Why I Fear AI

You’ve seen Terminator. War Games. 2001. iRobot. Westworld. It’s all over the news. AI is coming and you should be frightened. I know I am. Not of super learning machines that will take over the world and destroy humankind with plasma energy waves that will destroy all organic matter. No, I’m frightened that I may go postal one day after dealing with aggravating user interfaces. wopr

Take YouTube. I’ve been watching too much of it lately and I’ve noticed you need to be very careful about what you watch. This morning a recommended video popped up about how a tankless water heater works. Thinking that might be interesting I clicked on it. About a minute in (my average attention span) I decided life was too short to keep learning about water heaters. Go back and refresh my YouTube home page and… Boom! Approximately 37 recommended channels of home building, plumbing, and do it yourself videos. Thank god I didn’t click on the figure skating video.

Seriously, we’re not smart enough yet to do some sort of statistical averaging in our recommendation engines yet? Same with most ad engines these days. One innocent search forchia the latest innovations in chia pets and you’ll get some seriously odd ads served up for the next month.

And don’t get me started on the Facebook’s drunken monkey top post/most recent sort methodology. Silly me thinking most recent meant everything in chronological order. Or the Outlook mobile app deciding that I no longer need to see a month at a time on my calendar. Three days should be enough for any man. Or WordPress and/or Facebook randomly deciding what picture to display on a post. I’ll have three or four images in a post and Facebook seemingly randomly decides which one to pick to display.

No, I’m not worried that AI will destroy mankind. I’m worried that society will suddenly abandon badly crafted software, causing massive portions of the tech world to collapse. The economy will implode and hoards of unemployed tech workers will wander the streets with no discernable life skills. The craft coffee industry will die, the Tesla market will dry up, and millions of hipster skinny jeans will end up in the landfill.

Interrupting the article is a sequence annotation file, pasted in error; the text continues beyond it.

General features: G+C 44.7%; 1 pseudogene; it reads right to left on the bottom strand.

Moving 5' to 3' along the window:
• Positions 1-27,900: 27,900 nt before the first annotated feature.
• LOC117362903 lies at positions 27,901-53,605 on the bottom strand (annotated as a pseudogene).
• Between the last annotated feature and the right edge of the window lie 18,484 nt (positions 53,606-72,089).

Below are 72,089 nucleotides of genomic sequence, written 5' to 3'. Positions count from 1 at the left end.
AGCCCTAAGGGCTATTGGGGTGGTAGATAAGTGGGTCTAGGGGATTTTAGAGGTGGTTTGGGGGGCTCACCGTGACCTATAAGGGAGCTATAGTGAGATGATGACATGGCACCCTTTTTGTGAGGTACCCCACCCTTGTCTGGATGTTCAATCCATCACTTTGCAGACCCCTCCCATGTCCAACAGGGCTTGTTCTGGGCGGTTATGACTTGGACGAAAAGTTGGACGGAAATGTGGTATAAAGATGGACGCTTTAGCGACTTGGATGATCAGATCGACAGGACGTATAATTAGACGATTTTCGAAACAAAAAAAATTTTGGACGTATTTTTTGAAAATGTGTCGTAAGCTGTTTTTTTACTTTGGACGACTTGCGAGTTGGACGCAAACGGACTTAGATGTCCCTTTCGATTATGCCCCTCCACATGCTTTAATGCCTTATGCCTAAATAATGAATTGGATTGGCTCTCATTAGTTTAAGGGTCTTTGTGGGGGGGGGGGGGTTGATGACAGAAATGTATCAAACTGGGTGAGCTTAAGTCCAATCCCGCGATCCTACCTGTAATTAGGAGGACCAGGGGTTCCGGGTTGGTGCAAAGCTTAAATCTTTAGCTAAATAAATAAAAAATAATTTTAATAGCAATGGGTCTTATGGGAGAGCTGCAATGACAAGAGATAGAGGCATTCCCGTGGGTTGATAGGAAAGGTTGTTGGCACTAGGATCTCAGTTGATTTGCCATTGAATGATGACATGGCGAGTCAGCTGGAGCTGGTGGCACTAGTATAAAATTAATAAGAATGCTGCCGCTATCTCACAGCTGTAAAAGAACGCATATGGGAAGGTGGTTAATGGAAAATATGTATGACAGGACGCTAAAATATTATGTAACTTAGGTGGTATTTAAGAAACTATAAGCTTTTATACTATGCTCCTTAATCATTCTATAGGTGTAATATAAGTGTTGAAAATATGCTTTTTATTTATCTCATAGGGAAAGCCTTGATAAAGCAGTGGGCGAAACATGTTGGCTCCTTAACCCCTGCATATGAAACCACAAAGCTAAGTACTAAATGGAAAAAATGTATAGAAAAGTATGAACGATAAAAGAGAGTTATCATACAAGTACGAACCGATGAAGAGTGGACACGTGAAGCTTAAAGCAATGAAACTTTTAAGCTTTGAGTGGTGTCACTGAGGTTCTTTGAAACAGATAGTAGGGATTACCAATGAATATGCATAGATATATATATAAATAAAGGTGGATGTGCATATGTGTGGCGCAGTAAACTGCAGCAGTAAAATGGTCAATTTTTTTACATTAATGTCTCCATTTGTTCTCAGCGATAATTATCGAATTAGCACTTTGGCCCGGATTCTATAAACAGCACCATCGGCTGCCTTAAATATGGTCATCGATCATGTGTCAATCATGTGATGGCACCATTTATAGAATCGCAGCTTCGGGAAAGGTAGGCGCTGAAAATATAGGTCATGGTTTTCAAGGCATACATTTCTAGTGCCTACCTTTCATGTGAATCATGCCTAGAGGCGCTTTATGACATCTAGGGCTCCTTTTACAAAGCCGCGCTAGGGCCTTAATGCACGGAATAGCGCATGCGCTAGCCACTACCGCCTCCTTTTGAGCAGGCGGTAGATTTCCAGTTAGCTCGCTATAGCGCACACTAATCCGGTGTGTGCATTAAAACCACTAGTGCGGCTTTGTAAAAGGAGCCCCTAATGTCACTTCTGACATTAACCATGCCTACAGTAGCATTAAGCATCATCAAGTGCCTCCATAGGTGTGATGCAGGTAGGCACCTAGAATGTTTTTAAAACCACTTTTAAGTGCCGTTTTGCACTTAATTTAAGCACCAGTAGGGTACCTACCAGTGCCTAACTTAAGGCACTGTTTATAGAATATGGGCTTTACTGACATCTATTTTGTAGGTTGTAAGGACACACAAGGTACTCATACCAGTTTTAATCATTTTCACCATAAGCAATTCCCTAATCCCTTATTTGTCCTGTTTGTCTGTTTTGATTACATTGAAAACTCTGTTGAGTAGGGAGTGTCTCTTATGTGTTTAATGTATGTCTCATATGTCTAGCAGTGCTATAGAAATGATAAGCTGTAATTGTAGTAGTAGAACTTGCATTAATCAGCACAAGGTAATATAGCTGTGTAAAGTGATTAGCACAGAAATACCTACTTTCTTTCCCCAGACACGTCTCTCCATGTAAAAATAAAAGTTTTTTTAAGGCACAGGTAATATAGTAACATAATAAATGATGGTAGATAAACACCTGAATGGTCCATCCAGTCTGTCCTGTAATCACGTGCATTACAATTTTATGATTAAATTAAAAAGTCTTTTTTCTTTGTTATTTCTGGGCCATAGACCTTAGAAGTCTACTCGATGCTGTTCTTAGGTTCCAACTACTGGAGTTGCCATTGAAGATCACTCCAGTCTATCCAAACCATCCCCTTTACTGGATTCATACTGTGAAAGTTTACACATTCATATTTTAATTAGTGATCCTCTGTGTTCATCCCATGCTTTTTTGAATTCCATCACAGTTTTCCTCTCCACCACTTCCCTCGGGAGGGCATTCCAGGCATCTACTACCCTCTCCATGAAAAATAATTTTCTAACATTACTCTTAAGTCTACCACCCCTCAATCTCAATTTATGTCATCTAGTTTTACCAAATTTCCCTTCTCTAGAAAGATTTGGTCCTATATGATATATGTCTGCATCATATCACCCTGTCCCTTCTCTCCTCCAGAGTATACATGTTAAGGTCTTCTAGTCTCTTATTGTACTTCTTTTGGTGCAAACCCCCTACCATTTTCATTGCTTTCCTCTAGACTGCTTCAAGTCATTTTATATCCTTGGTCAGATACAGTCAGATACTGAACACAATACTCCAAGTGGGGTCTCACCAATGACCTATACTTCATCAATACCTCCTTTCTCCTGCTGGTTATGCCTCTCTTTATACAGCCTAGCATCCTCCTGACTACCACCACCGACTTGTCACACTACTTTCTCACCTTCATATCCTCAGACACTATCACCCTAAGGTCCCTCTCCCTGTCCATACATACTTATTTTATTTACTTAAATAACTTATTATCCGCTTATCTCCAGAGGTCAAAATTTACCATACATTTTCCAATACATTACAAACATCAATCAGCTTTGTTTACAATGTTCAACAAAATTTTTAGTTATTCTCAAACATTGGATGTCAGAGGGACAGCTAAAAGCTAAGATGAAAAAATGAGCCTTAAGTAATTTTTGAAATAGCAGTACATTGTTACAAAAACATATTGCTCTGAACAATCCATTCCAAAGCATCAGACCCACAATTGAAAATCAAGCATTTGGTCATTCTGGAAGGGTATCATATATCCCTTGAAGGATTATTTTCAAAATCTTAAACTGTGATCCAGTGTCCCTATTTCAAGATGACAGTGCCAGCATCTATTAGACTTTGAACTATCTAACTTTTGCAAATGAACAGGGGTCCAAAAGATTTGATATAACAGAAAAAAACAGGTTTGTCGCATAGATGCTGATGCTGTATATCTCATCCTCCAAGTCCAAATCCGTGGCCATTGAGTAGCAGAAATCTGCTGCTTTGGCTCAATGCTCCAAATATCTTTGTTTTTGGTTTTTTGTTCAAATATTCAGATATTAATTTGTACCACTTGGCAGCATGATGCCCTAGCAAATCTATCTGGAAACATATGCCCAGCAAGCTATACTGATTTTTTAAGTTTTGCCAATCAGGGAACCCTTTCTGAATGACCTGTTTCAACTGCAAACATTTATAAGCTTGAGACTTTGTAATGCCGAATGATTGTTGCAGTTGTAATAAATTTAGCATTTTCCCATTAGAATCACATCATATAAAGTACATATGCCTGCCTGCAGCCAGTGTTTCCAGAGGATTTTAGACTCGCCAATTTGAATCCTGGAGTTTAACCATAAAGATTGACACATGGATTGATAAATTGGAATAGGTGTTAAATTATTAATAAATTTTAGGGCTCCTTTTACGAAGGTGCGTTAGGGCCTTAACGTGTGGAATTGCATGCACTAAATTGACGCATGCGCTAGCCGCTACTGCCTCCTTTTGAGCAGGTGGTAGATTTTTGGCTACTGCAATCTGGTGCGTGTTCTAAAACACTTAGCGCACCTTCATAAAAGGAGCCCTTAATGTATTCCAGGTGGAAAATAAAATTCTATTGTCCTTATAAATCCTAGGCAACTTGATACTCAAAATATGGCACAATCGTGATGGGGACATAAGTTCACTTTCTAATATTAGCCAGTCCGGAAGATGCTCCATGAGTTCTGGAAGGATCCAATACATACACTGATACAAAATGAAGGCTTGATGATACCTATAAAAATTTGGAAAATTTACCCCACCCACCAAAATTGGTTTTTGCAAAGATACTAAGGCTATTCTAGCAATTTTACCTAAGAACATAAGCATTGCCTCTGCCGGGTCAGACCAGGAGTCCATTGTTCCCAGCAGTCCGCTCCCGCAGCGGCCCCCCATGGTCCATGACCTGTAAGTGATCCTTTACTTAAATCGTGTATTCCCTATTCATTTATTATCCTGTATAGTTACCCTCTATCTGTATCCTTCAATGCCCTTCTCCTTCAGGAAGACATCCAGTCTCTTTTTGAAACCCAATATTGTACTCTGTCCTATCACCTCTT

Ok, that may be a bit pessimistic. Maybe Netflix will finally figure out how recommend movies based on something other than genre. Maybe Google maps will figure out how to make their walking directions useful. I’m pretty sure giant media organizations and massive corporations won’t be influencing the content we consume any time soon. It’s not like we’re going to have automated bots infiltrating social media. Oh, wait…




I’ve decided to completely unplug. To stop feeding the evil corporations and their bottom lines. To no longer be a pawn to the latest must-have advertising push. I am officially no longer carrying a cell phone. Free at last, free at last. Thank God almighty we are free at last!

No? Ok, so in reality the laws of physics got me. A weight which shall not be mentioned, traveling at a velocity of v * some meters per second²… or was it divided by? At any rate, it was a large amount of force hitting the ground. My cell phone, in my back pocket, was the unlucky buffer for that force. Physics always wins. Energy has to go somewhere.

Rest in peace Samsung S6. You served well. Enjoy the eternal nap.

Cool! Mourning period over. A new phone, what should I get!?!?

Paradoxically, for a former tech guy I’m not very into “tech”. Clearly evidenced by a cell phone multi-generations behind. I didn’t think that I was that reliant upon a phone. I despise talking on the thing. I’ve purchased exactly one app in my life. I would have told you that I don’t need a phone right away.